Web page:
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article imageAlgae toxin found in 39 percent of streams assessed in S.E. U.S.

By Karen Graham     Feb 21, 2016 in Environment
The U.S. Geological Survey (USGS) announced on Wednesday that in a survey of 75 small streams in five Southeastern states, microcystin toxins were found in 39 percent of the waters tested.
Microcystins are a class of toxins produced by certain freshwater cyanobacteria, often called blue-green algae. They are considered a public health concern. The algae blooms in Lake Erie are caused by cyanobacteria.
The survey conducted by the USGS included five states, Alabama, Georgia, North Carolina, South Carolina and Virginia. "This was the first systematic stream survey of algal toxins in the southeastern United States,” said Keith Loftin, the USGS research chemist who led the study.
Loftin pointed out the importance of the study because it provided a better understanding of the microcystin's occurrence in aquatic ecosystems in flowing waters. In a 2009 study, it was found that a warming planet could act as a catalyst for the expansion of toxic algae blooms.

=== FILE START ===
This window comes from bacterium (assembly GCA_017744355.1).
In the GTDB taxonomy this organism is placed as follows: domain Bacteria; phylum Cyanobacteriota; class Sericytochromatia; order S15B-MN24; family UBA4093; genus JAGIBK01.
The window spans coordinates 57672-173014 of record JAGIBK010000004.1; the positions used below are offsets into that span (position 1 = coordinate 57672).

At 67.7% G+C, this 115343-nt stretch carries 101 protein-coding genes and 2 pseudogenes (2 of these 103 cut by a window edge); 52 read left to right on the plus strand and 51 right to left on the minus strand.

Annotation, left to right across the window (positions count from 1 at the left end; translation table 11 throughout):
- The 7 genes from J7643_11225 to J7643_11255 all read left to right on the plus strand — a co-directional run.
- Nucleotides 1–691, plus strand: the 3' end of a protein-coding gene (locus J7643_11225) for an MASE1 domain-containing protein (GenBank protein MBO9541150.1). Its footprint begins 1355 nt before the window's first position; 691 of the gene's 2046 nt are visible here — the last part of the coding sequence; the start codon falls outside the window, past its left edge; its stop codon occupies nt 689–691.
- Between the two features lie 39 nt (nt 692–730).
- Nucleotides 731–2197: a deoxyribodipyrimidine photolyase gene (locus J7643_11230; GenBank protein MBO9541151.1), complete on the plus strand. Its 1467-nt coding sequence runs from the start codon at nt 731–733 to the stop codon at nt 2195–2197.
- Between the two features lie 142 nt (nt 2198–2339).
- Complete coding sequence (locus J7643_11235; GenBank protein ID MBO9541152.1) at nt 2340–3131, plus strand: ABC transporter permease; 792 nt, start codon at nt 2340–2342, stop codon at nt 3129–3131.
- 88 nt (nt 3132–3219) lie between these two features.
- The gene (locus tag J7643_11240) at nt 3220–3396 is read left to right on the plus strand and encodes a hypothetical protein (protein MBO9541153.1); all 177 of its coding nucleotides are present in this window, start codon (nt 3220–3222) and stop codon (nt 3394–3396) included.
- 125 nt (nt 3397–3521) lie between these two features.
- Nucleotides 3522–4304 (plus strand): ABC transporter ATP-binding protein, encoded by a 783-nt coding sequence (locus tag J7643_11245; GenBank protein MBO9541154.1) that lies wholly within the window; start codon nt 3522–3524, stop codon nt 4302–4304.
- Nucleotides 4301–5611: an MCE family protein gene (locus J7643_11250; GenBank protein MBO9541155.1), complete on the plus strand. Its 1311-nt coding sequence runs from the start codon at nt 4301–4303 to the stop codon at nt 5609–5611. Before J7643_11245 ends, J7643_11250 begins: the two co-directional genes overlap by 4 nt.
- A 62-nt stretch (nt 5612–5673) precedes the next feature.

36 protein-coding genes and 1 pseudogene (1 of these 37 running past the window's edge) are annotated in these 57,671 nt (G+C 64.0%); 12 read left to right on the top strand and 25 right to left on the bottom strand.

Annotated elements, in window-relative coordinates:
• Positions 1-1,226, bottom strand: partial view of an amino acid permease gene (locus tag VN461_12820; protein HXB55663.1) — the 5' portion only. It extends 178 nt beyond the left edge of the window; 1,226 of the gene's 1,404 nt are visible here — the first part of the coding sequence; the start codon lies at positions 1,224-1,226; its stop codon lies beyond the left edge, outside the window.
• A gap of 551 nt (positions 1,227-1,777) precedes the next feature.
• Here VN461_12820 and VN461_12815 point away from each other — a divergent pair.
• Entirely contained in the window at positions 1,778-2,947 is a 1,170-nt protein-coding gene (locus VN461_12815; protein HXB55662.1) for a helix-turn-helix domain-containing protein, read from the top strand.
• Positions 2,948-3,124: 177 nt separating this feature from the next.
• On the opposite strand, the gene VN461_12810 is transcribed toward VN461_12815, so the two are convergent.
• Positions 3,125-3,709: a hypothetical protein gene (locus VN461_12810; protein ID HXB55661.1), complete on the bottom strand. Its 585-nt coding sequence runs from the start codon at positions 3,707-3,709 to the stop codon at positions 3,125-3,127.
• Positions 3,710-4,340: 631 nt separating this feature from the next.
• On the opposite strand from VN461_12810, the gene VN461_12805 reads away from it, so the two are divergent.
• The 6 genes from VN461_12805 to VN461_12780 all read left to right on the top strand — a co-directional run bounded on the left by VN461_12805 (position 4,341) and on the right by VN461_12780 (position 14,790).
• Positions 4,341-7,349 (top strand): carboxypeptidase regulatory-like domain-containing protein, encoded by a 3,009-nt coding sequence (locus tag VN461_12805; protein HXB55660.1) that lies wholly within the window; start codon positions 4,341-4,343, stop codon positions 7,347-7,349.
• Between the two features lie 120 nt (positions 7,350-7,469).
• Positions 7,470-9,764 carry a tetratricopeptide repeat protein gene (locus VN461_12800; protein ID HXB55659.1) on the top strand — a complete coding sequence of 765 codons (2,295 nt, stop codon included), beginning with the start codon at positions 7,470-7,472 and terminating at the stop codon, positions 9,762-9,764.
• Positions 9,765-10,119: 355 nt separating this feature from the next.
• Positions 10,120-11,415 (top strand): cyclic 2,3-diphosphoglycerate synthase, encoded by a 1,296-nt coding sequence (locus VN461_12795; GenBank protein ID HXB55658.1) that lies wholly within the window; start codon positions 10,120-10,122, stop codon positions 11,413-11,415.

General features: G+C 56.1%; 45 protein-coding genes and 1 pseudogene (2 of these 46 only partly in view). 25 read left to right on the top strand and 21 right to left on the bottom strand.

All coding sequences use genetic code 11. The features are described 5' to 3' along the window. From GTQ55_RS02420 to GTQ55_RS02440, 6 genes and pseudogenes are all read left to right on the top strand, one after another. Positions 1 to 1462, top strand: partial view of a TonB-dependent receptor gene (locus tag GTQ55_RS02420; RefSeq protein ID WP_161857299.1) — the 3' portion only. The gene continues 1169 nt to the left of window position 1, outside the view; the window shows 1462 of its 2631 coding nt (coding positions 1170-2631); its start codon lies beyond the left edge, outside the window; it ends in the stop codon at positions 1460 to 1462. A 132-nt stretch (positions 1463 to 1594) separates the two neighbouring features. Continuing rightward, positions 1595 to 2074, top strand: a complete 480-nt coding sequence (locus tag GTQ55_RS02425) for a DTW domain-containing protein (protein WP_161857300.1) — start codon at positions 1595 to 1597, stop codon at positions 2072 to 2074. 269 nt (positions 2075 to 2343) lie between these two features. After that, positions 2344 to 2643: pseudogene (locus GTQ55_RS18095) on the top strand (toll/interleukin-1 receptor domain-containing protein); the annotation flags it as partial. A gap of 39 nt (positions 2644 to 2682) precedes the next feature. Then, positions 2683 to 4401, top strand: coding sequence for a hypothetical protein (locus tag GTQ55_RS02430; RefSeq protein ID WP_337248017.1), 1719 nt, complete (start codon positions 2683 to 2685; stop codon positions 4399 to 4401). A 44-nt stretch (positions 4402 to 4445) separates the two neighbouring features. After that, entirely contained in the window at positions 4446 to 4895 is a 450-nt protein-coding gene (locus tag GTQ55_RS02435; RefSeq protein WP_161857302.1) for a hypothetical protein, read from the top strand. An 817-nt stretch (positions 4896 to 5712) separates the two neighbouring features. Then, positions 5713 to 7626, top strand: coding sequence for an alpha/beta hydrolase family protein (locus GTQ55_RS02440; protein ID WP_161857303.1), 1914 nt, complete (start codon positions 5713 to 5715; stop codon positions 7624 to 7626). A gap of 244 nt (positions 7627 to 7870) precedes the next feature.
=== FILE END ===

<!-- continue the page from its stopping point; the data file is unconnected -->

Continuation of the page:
Information from previous studies performed from 1993 to 2011 provided data on streams in the Southeastern United States that indicated that 74 percent of streams tested had cyanobacteria, a form of algae capable of producing microcystins. However, at that time, the research did not include the study of microcystins. The finding of microcystin-producing cyanobacteria provided critical evidence that enabled the scientists to prioritize and design their subsequent research.
The microcystin levels found in this latest study did not exceed the World Health Organization's (WHO) moderate risk thresholds (10 µg/L) in the streams sampled. The maximum level of microcystins found by the USGS measured 3.2 µg/L, well below the WHO risk threshold level.
Further studies are needed to understand the potential effects of microcystins on the environmental and any related health risks to ecosystems, lakes and drinking water reservoirs. This particular survey is the first of several regional surveys to be conducted on algae toxins.
The next project will look at the pacific Northwest, with future projects planned for the Northeastern U.S. and California. All the surveys will help in understanding the nature of cyanobacteria toxins in a wider variety of aquatic ecosystems.
More about microcystins, Toxic algae, 13 of small streams, Water quality, environmental risks
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